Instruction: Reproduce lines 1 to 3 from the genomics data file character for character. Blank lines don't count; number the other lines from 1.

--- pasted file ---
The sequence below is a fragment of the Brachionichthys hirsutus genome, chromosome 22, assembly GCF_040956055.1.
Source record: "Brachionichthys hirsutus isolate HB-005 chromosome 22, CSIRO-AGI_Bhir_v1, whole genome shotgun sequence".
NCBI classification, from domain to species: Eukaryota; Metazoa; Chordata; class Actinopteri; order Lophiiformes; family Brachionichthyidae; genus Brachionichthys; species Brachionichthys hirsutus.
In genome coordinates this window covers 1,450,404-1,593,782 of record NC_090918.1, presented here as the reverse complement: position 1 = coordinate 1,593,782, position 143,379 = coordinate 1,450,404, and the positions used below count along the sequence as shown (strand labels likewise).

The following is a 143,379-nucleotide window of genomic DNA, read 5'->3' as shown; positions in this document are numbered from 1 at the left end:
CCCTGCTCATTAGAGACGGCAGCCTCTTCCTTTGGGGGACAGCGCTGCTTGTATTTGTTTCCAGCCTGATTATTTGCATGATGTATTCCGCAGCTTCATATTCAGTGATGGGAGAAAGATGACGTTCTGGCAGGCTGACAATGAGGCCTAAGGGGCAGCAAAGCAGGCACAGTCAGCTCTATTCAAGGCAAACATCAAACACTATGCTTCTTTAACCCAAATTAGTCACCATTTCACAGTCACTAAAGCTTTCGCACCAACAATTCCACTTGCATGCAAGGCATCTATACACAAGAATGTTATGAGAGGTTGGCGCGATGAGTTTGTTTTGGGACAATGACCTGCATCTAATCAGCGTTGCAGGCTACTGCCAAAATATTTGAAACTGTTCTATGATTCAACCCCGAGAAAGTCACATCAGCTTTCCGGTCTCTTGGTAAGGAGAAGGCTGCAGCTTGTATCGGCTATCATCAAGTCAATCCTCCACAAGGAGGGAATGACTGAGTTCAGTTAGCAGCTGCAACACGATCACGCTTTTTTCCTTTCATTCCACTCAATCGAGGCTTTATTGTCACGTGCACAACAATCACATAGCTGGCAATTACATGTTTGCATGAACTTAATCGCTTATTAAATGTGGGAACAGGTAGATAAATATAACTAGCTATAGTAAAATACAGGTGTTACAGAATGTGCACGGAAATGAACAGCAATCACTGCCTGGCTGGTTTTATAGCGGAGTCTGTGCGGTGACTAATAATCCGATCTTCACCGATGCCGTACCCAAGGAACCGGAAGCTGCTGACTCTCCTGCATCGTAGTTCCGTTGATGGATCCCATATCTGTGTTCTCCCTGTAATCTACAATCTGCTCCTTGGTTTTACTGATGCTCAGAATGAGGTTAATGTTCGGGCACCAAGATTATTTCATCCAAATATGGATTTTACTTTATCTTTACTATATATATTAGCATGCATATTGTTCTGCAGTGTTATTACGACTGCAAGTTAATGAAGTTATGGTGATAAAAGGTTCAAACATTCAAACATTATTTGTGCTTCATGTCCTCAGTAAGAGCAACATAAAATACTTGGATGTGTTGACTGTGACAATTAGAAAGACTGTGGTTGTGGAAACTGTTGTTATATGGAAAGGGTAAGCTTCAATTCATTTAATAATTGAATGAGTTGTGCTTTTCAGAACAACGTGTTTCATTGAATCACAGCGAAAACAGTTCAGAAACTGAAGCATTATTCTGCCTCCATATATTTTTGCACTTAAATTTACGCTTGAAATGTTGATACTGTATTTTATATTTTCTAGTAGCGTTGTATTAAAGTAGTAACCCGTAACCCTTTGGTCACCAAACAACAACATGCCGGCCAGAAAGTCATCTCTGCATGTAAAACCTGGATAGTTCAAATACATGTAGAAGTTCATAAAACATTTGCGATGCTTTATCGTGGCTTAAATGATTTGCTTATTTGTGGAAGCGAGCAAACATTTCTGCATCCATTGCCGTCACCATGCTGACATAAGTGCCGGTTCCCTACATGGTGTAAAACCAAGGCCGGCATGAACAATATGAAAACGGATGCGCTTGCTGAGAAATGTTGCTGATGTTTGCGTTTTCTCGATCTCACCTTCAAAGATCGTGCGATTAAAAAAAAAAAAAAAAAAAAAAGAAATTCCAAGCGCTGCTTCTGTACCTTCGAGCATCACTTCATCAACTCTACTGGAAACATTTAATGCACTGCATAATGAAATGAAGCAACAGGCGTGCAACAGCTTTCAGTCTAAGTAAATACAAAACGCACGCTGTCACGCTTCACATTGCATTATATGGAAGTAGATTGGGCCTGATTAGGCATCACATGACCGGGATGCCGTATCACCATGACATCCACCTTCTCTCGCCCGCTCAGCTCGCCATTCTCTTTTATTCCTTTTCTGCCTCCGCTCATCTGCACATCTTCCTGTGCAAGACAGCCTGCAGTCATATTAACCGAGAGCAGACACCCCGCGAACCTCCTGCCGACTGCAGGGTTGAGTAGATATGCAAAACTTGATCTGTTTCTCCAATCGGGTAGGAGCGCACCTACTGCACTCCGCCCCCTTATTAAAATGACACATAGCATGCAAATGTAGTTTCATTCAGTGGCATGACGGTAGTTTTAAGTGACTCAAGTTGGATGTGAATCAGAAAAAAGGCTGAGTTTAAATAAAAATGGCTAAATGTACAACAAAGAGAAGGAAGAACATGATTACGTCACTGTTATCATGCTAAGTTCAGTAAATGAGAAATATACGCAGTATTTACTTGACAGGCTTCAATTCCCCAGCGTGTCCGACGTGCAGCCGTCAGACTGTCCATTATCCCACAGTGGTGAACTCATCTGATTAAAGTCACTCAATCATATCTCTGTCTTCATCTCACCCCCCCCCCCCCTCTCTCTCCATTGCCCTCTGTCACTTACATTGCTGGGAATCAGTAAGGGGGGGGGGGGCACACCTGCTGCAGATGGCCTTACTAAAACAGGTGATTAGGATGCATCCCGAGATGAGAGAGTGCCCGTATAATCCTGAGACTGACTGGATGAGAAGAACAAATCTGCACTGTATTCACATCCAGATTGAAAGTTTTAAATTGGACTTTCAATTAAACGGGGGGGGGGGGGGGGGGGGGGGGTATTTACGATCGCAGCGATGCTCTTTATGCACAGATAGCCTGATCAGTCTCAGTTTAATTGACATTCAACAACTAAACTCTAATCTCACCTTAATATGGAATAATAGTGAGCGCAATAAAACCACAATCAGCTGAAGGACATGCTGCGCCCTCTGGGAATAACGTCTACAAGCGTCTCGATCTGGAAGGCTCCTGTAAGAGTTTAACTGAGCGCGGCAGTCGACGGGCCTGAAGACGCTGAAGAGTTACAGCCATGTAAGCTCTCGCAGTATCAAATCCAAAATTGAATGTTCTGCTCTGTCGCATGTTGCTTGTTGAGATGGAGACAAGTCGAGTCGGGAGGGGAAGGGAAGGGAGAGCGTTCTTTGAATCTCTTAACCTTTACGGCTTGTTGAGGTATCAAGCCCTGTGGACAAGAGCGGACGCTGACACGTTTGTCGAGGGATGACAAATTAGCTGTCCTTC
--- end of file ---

The sequence below is a fragment of the Brachionichthys hirsutus genome, chromosome 22, assembly GCF_040956055.1.
Source record: "Brachionichthys hirsutus isolate HB-005 chromosome 22, CSIRO-AGI_Bhir_v1, whole genome shotgun sequence".
NCBI classification, from domain to species: Eukaryota; Metazoa; Chordata; class Actinopteri; order Lophiiformes; family Brachionichthyidae; genus Brachionichthys; species Brachionichthys hirsutus.